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Update(MM/DD/YYYY):10/08/2019

Bacterial Symbiont Responsible for Weevils’ Hardness

– Discovery of symbiotic bacteria specialized for tyrosine synthesis and essential for hardening and coloring of host’s exoskeleton –


Researchers:Takema Fukatsu, Chief Researcher, the Bioproduction Research Institute; Hisashi Anbutsu, Senior Researcher and Minoru Moriyama, Senior Researcher, the Symbiotic Evolution and Biological Functions Research Group of the institute; The Open University of Japan; Kyushu University; Kagoshima University; Kyoto University; the University of Tokyo; Okinawa Institute of Science and Technology; and the National Institute for Basic Biology

Summary

The researchers have demonstrated that symbiotic bacteria of weevils are specialized for synthesis of tyrosine, an amino acid. In addition, they identified the host-side genes that regulate the final step of the tyrosine synthesis pathway.

Figure
Genomic structure of Nardonella endosymbionts from four weevil species
From PNAS doi: 10.1073/pnas.1712857114 Fig. 2 with modification


Background of Research

Weevils constitute the most species-rich group among the beetles, and many of them possess a hard exoskeleton. Many weevils are associated with endosymbiotic bacteria called Nardonella. On the ground that the molecular phylogeny of host weevils agrees well with that of their symbiotic bacteria, it has been estimated that the origin of the symbiotic relationship dates back to the common ancestor of the extant weevil species over 100 million years ago. However, the function of Nardonella endosymbiont has been elusive thus far.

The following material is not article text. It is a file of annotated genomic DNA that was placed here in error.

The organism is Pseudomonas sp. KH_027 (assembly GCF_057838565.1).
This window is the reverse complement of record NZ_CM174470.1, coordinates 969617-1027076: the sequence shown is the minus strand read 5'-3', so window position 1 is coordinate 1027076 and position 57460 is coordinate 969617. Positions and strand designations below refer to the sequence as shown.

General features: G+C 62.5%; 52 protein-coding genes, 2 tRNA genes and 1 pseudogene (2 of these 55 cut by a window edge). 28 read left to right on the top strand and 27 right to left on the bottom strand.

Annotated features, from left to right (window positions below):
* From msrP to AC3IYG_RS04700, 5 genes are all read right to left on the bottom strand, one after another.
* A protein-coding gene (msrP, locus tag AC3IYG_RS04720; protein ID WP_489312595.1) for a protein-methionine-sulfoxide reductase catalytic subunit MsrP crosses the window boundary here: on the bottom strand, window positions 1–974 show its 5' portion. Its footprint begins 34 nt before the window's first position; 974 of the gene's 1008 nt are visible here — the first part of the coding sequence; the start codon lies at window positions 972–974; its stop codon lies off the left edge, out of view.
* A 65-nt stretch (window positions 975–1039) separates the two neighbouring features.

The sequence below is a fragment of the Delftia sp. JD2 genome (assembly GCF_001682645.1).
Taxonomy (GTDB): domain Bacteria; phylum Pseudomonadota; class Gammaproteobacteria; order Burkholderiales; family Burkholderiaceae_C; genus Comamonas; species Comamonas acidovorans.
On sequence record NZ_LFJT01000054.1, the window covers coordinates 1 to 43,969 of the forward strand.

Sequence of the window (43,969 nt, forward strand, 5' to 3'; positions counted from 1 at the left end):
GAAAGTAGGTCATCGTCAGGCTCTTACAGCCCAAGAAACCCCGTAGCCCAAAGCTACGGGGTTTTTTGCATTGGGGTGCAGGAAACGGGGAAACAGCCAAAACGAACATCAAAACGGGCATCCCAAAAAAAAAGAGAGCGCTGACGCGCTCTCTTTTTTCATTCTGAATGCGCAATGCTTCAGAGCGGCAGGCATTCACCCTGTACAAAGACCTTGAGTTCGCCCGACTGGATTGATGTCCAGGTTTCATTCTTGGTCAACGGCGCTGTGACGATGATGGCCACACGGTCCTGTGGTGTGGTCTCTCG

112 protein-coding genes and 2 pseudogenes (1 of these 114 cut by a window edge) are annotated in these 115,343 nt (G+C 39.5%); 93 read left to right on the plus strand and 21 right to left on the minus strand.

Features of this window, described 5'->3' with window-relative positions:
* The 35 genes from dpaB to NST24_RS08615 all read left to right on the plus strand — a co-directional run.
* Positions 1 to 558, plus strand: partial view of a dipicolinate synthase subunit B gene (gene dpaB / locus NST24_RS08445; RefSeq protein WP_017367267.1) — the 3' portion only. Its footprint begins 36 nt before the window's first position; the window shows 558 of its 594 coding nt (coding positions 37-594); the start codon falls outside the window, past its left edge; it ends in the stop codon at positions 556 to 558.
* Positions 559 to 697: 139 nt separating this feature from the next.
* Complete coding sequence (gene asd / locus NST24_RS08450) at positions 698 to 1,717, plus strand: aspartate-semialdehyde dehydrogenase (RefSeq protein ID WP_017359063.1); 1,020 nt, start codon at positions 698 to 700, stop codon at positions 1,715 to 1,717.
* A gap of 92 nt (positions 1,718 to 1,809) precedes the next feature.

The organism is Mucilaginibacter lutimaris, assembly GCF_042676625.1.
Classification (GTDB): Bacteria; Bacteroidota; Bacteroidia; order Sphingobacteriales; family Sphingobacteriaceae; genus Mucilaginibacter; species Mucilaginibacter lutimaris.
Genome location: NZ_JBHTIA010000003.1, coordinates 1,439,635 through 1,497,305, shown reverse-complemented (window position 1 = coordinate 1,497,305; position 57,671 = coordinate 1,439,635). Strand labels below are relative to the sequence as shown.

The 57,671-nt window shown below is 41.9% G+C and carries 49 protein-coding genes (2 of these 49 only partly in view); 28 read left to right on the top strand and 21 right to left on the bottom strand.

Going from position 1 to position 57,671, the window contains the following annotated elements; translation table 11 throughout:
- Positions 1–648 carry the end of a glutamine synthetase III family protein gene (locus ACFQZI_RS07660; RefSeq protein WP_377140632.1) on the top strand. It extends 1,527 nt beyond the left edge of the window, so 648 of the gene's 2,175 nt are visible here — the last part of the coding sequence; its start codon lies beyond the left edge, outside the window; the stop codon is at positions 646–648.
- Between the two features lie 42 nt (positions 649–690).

Details of Research

The researchers determined the complete Nardonella genome sequences derived from four weevil species. The genomes were extremely small in size, at about 200,000 base pairs, with only the genes minimally needed for bacterial survival and, additionally, the genes constituting the tyrosine synthesis pathway. These results indicated that Nardonella is an endosymbiont specialized for tyrosine synthesis. However, in the tyrosine synthesis pathway, only the final step gene was missing. In the host insect cells, the genes that are capable of catalyzing the final step reaction were highly expressed. Hence, it is conceivable that the symbiont-mediated tyrosine synthesis is subjected to the final step regulation by the host genes.

Future Plans

The researchers will investigate the possibility that other insects, which are dependent on symbiotic bacteria for their growth, survival and reproduction, may have a symbiotic relationship similar to the weevil-Nardonella relationship.






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